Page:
One other aspect we need to consider is the shortcut. In our example, the shortcut is placed under each user Start Menu folder, located in:
C:\Users\YOUR USER\AppData\Roaming\Microsoft\Windows\Start Menu
To make it easier, we will place the shortcut on a per-user machine, but the target of the shortcut will point to %appdata%, meaning it will open the executable from each user location.
How to adjust the package?
Knowing what we know now, we can adjust the package.
1. Let's first move all the files into the Application folder:
2. Now that the files are placed on a per-machine location (C:\Program Files (x86)\Caphyon\ClickOnce App Repackaged), it’s time to add the Custom Action that will copy the files during the Active Setup. To do this, navigate to the Custom Actions Page and add a new “Launch attached file” action. For this, we are using this simple VBScript:
Option Explicit Dim fso, objWShell, appData Set fso = CreateObject("Scripting.FileSystemObject") Set objWShell = WScript.CreateObject("WScript.Shell") appData = objWShell.expandEnvironmentStrings("%APPDATA%") fso.CopyFile "C:\Program Files (x86)\Caphyon\ClickOnce App Repackaged\*.*", appData + "\"
3. Once you have selected the VBScript, configure the rest of the settings, as shown below:
4. The next step is to implement a simple Active Setup into the MSI. In Advanced Installer, navigate to the Product Details page and click on the Active Setup tab.
5. There, click on New and only change the Stub Path from /fou to /fus and click OK.
6. Now, the package is installing on a per-machine location and we have an Active Setup which will trigger the Custom Action that is introduced to copy the files to a per-user location once a user logs in.
7. The final step is to adjust the shortcut to point to the correct executable location. This is a two step process.
7.1 First, navigate to the Properties page and create a new property that looks something like this:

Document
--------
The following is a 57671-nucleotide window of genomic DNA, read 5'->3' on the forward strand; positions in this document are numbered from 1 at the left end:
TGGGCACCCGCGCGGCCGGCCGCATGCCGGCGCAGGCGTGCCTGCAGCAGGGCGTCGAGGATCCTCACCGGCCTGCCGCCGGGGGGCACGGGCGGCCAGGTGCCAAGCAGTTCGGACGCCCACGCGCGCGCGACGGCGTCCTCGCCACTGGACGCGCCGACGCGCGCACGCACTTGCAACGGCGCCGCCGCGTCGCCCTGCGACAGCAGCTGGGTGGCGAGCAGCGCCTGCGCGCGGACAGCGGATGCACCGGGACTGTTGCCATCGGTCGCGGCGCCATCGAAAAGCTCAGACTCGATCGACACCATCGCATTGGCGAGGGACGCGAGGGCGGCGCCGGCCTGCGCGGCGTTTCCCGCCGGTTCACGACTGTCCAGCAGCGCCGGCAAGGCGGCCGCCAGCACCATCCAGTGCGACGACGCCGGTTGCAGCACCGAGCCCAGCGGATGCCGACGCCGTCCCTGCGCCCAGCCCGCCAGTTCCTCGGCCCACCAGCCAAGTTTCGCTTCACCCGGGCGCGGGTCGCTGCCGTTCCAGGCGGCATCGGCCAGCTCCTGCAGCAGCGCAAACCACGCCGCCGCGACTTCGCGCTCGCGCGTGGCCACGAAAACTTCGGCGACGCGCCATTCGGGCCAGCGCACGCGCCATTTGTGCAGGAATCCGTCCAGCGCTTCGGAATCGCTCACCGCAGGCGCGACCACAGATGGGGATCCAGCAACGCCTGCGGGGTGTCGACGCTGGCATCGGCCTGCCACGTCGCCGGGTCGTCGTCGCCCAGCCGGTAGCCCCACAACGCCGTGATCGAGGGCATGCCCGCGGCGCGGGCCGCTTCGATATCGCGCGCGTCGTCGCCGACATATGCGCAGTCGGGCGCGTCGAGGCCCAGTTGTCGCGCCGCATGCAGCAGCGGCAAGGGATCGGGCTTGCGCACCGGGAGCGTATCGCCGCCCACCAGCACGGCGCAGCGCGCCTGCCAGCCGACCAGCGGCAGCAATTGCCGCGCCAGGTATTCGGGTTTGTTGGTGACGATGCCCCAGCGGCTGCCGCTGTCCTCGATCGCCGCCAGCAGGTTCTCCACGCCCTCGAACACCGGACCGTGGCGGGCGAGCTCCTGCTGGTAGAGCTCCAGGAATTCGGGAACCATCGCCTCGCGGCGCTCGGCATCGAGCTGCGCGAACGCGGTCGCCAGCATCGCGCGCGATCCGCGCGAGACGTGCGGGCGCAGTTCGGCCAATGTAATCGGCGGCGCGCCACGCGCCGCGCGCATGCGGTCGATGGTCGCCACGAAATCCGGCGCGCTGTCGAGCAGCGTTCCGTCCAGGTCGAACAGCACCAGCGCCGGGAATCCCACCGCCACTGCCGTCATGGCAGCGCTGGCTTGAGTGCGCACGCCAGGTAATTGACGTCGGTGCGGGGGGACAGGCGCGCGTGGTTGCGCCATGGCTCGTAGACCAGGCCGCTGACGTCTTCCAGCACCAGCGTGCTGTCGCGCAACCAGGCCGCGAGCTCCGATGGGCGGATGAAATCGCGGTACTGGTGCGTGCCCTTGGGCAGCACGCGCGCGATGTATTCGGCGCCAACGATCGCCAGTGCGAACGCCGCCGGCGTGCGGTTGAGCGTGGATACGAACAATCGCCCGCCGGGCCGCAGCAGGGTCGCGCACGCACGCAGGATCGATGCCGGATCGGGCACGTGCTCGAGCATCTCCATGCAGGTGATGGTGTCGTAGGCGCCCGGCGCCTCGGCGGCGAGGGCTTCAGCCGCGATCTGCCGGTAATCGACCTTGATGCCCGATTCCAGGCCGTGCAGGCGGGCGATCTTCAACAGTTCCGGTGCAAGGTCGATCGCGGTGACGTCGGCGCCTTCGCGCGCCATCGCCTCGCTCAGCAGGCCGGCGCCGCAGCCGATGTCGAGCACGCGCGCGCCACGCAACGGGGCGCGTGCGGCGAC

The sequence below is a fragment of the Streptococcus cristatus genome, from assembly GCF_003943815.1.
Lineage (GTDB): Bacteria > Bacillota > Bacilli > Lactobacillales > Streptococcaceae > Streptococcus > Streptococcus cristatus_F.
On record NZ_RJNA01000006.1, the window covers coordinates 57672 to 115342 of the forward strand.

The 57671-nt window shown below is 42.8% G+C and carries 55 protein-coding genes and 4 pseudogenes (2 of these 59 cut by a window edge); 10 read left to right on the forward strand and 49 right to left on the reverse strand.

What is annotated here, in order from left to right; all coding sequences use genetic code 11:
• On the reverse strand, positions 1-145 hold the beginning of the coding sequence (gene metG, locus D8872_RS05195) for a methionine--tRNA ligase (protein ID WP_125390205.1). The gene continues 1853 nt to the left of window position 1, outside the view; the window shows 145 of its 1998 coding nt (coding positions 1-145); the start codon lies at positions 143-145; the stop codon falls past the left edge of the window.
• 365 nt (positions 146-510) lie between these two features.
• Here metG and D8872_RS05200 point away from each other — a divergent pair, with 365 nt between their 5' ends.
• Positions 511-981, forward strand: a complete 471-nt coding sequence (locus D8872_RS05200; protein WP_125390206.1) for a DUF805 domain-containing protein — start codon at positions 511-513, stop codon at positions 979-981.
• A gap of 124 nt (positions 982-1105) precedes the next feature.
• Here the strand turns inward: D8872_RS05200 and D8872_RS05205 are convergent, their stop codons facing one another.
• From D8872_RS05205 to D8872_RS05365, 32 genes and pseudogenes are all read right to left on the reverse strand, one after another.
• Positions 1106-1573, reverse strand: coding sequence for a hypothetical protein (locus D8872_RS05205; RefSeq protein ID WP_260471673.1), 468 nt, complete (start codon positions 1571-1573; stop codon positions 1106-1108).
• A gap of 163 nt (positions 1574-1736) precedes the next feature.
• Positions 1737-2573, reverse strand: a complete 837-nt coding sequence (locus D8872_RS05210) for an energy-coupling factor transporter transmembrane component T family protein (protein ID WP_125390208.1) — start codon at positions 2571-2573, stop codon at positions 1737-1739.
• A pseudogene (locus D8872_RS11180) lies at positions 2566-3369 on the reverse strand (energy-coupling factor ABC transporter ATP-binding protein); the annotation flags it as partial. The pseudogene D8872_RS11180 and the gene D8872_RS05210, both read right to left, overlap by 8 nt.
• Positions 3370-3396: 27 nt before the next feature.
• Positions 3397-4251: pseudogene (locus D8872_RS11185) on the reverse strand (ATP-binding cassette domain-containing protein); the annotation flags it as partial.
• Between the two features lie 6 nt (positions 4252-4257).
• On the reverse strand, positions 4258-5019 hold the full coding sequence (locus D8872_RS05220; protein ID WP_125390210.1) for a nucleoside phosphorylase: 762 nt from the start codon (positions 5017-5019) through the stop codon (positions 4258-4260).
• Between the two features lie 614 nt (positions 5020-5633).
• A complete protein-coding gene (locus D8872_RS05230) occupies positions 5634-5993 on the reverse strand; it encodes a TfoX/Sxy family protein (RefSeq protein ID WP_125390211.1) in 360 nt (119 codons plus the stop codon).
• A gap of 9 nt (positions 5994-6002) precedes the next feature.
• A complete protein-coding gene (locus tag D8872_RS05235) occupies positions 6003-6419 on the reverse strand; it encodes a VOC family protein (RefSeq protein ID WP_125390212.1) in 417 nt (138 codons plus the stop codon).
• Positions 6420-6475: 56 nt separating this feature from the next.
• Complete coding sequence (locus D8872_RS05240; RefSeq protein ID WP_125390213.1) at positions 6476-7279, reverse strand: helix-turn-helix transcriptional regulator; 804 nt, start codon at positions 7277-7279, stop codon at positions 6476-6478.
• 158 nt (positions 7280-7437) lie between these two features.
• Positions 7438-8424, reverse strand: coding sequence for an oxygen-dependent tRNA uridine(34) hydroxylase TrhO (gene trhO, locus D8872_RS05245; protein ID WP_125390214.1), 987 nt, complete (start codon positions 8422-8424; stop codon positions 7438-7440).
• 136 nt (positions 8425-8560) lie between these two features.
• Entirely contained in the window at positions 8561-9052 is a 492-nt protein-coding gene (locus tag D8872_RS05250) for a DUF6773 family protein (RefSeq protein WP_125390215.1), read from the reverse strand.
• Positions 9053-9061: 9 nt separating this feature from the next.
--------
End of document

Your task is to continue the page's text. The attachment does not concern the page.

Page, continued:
7.2 Once we have the property created, navigate to the Shortcuts Page and create a new “External File” shortcut. The most important part here is to define the Shortcut Targetdir to point to:
SHORPATH is the property we previously created. Replace it with the property name you have created in your project.
8. At the end, the shortcut should look something like this:
As you can see, the shortcut is placed on a per-machine location, but the target of the shortcut will point at the end to %appdata%\Sample.exe:
With the above steps and changes to the package, you will:
- Ensure that the installation is on a per-machine basis for easier application management.
- Ensure that the application will be copied and executed on a per-user basis.
- The self-healing/active setup mechanism will work even if the MSI is deleted from the system.
- The shortcut will point to the correct per-user (%appdata%) location and launch the proper executable.
An additional fact that you want to keep in mind is regarding the uninstallation of the package. At the current stage presented in the article, when you uninstall the MSI, you only delete the shortcut and the files from the per-machine location. If you also want to delete the files from a per-user location, you could develop an additional Custom Action which will be executed during the uninstallation.
We hope you found this article helpful!